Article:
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Volume 17, Number 1—January 2011

Research

Foodborne Illness Acquired in the United States—Major Pathogens

Elaine Scallan1Comments to Author , Robert M. Hoekstra, Frederick J. Angulo, Robert V. Tauxe, Marc-Alain Widdowson, Sharon L. Roy, Jeffery L. Jones, and Patricia M. Griffin
Author affiliations: Author affiliation: Centers for Disease Control and Prevention, Atlanta, Georgia, USA

Main Article

Figure

Example schematic diagram of the estimation and uncertainty model used to estimate episodes of illness, hospitalizations, and deaths in the United States. Count, data (empirical distribution); Year, factor to standardize non-2006 counts to 2006 (constant); Sub, expansive factor to scale area surveillance to the entire US population (constant); Ob, expansive factor to scale outbreak counts up to outbreak plus sporadic counts (beta distribution); CS, expansive factor to scale care seekers to all i

Figure. Example schematic diagram of the estimation and uncertainty model used to estimate episodes of illness, hospitalizations, and deaths in the United States. Count, data (empirical distribution); Year, factor to standardize non-2006 counts to 2006 (constant); Sub, expansive factor to scale area surveillance to the entire US population (constant); Ob, expansive factor to scale outbreak counts up to outbreak plus sporadic counts (beta distribution); CS, expansive factor to scale care seekers to all ill, with severe and mild illness versions (PERT distribution); SS, expansive factor to scale submitted samples to all visits, with severe and mild illness versions (PERT distribution); PS, estimated proportion of illnesses that are severe (PERT distribution); LT, expansive factor to scale tests performed up to samples submitted (PERT distribution); LS, expansive factor to scale positive test results up to true positive specimens (PERT distribution); H, contractive factor to scale illnesses down to hospitalized illnesses (PERT distribution); D, contractive factor to scale illnesses down to deaths (PERT distribution); F, contractive factor to scale illnesses down to foodborne illnesses (PERT distribution).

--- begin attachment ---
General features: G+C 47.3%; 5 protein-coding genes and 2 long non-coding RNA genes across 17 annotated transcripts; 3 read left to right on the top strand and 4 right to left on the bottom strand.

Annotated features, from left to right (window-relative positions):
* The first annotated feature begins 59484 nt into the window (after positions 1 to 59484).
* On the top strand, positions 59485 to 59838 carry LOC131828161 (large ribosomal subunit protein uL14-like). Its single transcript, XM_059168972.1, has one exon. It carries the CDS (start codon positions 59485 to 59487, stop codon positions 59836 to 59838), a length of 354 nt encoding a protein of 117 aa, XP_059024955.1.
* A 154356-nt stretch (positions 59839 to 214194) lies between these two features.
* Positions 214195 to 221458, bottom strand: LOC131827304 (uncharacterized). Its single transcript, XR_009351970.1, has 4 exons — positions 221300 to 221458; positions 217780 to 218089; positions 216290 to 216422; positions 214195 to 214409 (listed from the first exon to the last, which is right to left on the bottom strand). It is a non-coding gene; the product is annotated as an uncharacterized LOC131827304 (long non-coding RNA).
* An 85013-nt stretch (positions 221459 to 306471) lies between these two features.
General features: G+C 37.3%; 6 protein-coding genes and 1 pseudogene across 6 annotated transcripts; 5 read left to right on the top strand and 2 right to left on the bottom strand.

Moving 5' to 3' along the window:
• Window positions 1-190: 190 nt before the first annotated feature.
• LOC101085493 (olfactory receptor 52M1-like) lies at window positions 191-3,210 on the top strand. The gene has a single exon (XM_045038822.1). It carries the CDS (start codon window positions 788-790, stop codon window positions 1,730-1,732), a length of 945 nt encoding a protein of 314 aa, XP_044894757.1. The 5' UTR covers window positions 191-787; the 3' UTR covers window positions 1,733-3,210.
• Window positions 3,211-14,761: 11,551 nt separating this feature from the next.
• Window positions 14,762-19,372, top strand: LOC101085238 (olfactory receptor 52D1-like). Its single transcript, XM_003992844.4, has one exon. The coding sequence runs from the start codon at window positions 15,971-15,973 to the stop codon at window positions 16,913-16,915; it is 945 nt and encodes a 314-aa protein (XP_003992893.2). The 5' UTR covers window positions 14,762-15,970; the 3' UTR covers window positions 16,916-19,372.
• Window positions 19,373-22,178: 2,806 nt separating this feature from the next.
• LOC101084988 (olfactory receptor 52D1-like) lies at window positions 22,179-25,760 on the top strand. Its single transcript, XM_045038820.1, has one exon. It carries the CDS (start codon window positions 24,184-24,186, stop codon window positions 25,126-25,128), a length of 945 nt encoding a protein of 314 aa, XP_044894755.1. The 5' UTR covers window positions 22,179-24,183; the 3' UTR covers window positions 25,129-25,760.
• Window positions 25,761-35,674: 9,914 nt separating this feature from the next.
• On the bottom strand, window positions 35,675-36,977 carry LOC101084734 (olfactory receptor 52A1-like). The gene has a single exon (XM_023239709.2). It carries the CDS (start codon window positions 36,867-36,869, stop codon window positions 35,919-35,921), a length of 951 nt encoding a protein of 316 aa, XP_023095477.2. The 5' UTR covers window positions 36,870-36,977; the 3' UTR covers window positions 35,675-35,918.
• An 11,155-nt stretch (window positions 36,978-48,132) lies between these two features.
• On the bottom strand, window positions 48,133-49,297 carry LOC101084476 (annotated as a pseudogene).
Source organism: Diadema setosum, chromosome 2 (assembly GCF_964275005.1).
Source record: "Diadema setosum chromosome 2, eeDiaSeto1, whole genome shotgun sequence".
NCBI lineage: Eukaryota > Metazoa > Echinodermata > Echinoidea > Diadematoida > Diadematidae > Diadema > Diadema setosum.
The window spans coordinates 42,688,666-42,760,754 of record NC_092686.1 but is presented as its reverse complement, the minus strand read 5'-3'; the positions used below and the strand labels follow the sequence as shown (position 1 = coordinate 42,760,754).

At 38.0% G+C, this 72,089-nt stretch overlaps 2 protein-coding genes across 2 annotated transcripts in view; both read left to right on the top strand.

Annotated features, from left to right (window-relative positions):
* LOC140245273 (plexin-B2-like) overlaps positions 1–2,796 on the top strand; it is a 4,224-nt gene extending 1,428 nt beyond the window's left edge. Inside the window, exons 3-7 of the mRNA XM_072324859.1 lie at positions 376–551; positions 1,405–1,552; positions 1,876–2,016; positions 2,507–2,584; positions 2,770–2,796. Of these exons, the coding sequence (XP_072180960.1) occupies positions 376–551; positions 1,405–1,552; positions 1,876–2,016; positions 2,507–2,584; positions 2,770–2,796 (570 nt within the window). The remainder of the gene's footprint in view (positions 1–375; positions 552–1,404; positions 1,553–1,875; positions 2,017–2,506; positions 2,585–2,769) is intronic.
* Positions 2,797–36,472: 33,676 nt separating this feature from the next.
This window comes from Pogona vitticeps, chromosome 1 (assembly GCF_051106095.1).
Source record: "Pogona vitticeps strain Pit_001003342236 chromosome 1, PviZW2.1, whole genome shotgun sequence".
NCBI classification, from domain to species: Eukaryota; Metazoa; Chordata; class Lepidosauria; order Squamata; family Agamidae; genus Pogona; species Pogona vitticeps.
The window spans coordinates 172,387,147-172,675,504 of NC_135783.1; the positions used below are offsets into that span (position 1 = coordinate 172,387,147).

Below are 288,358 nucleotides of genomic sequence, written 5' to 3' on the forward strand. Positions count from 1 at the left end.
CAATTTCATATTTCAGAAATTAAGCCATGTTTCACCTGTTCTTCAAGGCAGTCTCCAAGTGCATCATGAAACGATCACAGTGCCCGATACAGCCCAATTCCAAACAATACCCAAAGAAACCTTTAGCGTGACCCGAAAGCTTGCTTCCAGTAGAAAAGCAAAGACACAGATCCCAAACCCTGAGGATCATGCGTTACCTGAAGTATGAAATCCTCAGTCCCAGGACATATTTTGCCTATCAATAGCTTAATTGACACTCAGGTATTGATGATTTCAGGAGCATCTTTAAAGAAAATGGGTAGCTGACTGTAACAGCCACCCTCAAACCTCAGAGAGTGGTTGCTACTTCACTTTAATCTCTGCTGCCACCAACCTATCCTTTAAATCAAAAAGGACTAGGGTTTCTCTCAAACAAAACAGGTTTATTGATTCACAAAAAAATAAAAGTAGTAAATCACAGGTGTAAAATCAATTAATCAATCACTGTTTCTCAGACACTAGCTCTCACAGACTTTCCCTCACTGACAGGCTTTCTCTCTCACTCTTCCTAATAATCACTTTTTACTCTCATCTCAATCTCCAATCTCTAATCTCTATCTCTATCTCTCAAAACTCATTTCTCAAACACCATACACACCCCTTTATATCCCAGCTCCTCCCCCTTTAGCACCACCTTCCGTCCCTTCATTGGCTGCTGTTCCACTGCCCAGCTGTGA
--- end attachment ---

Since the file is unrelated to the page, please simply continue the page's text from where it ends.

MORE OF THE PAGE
Main Article

1Current affiliation: Colorado School of Public Health, Aurora, Colorado, USA.

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